The picture for vaccines per capita is somewhat different, as shown in figure 2.
Israel, Seychelles and the UAE top the charts here, the first one being the only country that crosses the one person per capita threshold. Recall that some vaccines require two shots. Countries deploying such vaccines thus must secure a supply that doubles current populations. Israel uses only one two-shot vaccine brand, so the real per capita ratio is 0.55. The same goes for most other countries. The UAE might be a bit of an exception as it offers four different types of vaccines, ignoring the new geopolitics being pushed by old Cold War minds that are now making a big comeback at the wrong time. A notable fact of this list is the proliferation of countries with relatively small populations (Maldives, Bahrain, Malta, etc.). Seychelles, for example, has just under 100K inhabitants. It thus needs only 200k vaccines, which might be easier to obtain than otherwise. In fact, the U.S and the UK are the only countries on this list with populations over 40 million. Note also that 18 out of the 21 countries depicted are members of the high-income club. On the other hand, Morocco is the only country representing lower-middle-income nations while the poorer nations are conspicuously absent. Income is thereby a factor in vaccine global distribution.
Figure 3 explores that by aggregating national vaccine data by country income levels.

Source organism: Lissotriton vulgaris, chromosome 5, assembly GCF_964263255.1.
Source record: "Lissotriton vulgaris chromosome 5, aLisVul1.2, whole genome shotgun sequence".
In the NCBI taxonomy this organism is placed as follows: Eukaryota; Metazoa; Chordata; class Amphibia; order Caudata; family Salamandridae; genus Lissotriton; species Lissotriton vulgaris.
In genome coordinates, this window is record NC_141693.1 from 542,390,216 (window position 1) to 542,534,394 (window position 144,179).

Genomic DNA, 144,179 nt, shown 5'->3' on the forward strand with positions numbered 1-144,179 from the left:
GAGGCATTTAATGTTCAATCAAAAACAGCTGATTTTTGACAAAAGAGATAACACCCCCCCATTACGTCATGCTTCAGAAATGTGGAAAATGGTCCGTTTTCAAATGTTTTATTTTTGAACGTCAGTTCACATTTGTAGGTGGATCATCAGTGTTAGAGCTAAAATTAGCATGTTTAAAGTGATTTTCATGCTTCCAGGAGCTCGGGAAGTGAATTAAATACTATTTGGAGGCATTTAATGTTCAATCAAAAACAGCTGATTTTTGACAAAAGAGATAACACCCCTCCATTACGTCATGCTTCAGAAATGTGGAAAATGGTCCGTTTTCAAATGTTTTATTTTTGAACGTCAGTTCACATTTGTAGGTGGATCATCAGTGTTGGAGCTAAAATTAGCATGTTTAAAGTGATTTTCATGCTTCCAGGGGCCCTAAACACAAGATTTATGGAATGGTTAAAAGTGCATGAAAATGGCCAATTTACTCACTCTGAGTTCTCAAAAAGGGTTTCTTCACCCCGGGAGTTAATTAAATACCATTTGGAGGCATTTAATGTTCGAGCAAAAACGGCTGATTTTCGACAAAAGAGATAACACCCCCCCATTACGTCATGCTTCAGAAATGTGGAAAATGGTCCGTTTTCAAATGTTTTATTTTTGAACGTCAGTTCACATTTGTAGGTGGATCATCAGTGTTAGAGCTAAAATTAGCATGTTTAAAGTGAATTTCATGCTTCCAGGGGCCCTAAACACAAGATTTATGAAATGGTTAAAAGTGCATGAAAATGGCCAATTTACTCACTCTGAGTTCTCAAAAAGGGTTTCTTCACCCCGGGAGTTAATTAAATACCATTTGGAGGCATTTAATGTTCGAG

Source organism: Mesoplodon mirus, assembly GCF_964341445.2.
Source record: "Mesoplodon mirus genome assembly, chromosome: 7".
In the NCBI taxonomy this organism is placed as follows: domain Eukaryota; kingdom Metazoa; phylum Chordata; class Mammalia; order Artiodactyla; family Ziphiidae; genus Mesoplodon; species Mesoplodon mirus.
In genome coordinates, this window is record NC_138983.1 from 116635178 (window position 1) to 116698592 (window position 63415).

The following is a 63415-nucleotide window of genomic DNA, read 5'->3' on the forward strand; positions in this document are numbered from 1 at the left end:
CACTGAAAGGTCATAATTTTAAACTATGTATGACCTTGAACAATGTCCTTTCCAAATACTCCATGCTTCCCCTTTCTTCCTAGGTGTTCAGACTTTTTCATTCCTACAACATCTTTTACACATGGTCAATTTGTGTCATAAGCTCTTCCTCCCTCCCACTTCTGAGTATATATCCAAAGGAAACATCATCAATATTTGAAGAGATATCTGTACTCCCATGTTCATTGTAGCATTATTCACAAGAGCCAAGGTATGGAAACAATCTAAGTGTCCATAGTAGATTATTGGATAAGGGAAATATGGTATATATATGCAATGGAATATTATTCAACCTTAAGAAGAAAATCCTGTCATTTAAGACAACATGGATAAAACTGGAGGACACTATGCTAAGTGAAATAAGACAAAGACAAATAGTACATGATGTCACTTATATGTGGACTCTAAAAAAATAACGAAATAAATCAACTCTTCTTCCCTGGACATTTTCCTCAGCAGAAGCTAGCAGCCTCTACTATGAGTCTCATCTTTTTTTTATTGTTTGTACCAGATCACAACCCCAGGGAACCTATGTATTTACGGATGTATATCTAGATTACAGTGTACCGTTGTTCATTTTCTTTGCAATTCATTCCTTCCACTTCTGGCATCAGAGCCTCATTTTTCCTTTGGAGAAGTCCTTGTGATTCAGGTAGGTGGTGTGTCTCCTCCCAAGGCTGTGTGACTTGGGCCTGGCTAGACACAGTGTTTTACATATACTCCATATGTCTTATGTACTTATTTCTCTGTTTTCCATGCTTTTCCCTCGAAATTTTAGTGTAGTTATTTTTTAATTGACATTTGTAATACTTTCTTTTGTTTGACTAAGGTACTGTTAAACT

The global inequality on vaccine supply access is just astounding. The rich countries have more than half of the world’s supply while the poorer nations do not even reach one percent. Bear in mind that our data set includes 59 high-income countries with a population of 1.25 billion people, or 16.5% of the total. Together, lower-income and low-income countries comprise 78 countries, have over 50% of the total population but just access a little over 15 percent of the total supply. China is considered part of the upper-middle-income group and, as we saw above, has 16.9 percent of the global vaccine supply. Upper-middle countries sans China, a total of 50 countries, thus have 11.4 percent of the global supply. India, classified as an LMC, has 10.1 percent of the supply, leaving the other 44 LMCs with 5 percent. In a few words, most developing countries have little to no access to the existing Covid-19 vaccine supply.